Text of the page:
Only minor changes to RBA Governor’s decision statement on housing: Matthew Hassan

Only minor changes to RBA Governor’s decision statement on housing: Matthew Hassan
Only minor changes to RBA Governor’s decision statement on housing: Matthew Hassan


As widely expected, the RBA left the official cash rate unchanged at 1.50 percent at its July meeting. The Governor’s decision statement was also largely the same as in June with no substantive changes to the key closing paragraphs and other tweaks mostly minor and even-handed in terms of policy implications.

Indeed, there are only really four changes between the June and July decisions statements:

On commodity prices, last month’s observation that “prices of iron ore and coal have declined over recent months as expected” is dropped with the July statement simply noting the “rise in commodity prices over the past year has boosted Australia’s national income”;

On the global inflation backdrop, the Governor has added a line noting that “wage growth remains subdued in most countries, as does core inflation”;

On growth domestically, the statement seems to take a less positive view: the slowdown in the March quarter which was previously viewed as “reflecting … quarter to quarter variation” now described as only “partly reflecting temporary factors”; consumption growth viewed as subdued and reflecting slow growth in real wages and high household debt; and the line reaffirming the Bank’s positive medium term outlook for growth to increase gradually to “a little above 3 per cent” was dropped (although this may simply reflect the fact that the Bank will be making a full reassessment of its forecasts leading into the August Statement on Monetary Policy).

On labour market conditions, the Governor’s statement removes last month’s observation that “growth in hours worked remains weak”.

The closing three paragraphs – on financial conditions (“outlook … supported by the low level of interest rates”; “an appreciating exchange rate would complicate” the transition following the mining investment boom”); housing markets (varying “considerably around the country”; “additional supply of apartments ... scheduled to come on stream”; “recent supervisory measures should help address risks”); and the policy view (no guidance) – are almost completely unchanged from June.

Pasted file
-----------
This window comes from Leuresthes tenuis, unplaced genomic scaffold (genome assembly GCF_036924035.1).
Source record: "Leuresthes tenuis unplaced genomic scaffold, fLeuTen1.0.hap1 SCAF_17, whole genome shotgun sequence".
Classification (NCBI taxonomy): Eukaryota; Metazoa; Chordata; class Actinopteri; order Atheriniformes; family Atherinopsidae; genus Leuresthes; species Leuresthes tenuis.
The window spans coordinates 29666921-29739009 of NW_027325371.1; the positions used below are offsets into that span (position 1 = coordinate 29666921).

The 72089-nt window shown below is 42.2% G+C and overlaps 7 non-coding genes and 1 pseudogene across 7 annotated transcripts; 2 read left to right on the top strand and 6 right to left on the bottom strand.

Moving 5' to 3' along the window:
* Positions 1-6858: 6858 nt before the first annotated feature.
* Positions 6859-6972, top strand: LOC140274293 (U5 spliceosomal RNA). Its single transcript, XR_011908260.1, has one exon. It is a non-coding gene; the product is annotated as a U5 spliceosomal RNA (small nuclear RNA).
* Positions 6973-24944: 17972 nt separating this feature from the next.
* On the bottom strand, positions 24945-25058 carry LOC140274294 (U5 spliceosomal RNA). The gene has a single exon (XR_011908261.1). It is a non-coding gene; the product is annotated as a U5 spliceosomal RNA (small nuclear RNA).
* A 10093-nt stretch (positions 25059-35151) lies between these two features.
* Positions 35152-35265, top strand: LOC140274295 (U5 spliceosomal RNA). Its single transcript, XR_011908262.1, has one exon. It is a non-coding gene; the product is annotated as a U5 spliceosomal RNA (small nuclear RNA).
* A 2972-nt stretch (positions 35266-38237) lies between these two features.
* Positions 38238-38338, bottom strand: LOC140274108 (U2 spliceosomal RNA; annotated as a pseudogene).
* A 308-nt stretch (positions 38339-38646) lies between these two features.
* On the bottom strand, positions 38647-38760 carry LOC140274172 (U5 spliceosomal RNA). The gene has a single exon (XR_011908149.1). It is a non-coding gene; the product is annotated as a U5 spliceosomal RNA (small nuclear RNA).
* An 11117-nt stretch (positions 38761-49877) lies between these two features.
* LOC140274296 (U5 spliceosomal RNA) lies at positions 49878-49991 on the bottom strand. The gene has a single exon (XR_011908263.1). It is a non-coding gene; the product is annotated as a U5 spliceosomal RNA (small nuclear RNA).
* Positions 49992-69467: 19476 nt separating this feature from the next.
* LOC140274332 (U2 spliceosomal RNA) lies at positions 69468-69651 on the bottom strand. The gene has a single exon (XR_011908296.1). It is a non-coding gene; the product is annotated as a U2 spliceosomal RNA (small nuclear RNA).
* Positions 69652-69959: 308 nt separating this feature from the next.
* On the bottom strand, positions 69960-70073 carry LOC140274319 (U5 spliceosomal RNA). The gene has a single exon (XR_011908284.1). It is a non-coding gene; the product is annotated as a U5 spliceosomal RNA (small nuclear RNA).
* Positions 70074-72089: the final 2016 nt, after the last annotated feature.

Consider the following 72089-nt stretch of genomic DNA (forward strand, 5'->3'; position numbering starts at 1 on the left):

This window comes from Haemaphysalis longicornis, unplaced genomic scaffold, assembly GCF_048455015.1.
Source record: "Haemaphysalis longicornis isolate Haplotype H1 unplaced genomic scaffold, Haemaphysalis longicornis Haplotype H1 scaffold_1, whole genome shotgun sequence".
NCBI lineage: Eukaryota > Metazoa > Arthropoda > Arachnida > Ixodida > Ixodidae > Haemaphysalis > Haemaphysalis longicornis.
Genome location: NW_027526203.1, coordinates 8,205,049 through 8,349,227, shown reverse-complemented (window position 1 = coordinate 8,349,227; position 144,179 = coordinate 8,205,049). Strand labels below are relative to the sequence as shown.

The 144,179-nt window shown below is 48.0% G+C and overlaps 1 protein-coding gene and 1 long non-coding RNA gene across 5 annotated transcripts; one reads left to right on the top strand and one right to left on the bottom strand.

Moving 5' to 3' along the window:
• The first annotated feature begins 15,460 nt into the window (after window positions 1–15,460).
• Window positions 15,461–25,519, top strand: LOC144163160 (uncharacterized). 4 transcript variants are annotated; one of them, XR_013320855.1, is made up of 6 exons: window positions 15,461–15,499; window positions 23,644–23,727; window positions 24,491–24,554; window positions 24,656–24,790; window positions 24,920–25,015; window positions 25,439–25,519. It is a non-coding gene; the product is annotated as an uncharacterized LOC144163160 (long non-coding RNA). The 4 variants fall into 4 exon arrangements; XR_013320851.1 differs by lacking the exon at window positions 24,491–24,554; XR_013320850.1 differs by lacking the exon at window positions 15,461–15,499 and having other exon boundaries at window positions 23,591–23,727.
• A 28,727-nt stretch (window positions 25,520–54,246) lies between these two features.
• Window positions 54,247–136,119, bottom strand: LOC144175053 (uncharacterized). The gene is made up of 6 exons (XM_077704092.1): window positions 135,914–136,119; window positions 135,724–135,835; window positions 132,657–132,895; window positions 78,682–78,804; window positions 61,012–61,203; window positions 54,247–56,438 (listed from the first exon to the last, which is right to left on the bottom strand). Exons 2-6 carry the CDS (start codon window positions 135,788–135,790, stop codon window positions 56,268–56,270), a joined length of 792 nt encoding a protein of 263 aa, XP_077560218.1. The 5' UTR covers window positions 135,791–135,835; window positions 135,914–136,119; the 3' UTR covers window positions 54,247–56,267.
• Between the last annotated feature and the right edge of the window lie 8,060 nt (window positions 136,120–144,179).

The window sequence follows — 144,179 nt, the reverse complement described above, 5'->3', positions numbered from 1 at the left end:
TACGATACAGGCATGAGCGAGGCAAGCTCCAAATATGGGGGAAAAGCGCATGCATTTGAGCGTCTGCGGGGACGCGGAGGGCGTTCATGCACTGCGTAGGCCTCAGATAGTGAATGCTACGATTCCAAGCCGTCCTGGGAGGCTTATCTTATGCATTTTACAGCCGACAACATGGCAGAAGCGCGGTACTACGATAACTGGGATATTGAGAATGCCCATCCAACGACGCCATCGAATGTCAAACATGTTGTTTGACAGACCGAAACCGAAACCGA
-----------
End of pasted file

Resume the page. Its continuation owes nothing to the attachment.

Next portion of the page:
Notably absent from the Governor’s decision statement is any hawkishness around the medium term policy outlook. With several other developed economy central banks showing a surprisingly hawkish turn of rhetoric in recent weeks the market seemed to toy with the idea the RBA might say something similar – particularly given recent comments from an ex RBA Board member that a significant increase in the cash rate might be required over the medium term to return rates to ‘neutral’.

Also notable in our view is the absence of commentary around labour market slack – aside from solid gains in jobs and hours worked, the May labour force survey also showed a surprise fall in the unemployment rate to 5.5% and in wider measures of labour market slack that include underemployed workers. That suggests the Bank may be wary of making too much of these latest observations, particularly given the more uncertain link to wages growth.


Overall the July decision and Governor’s statement gives little additional information with only incremental changes in commentary. The minutes may provide some additional insight, particularly if medium term policy normalisation issues were discussed. However, we suspect the Bank will continue to hold a pointedly neutral stance on policy guidance.

The August meeting could see a more material review of its commentary, with a key update on CPI inflation due July 26 and the Bank reassessing its economic forecasts ahead of the August Statement on Monetary Policy (due out August 4).

However, even with some potential downgrade to 2018 growth forecasts (Westpac continues to expect growth of 2.5%, well below the Bank’s 3.25% mid-point forecast) none of this is likely to present enough of a case to establish an explicit policy bias. All up, we continue to see no reason to change our current view that the official cash rate will remain on hold throughout 2017 and 2018.

Matthew Hassan is senior economist with Westpac.

Interest Rates


Be the first one to comment on this article
What would you like to say about this project?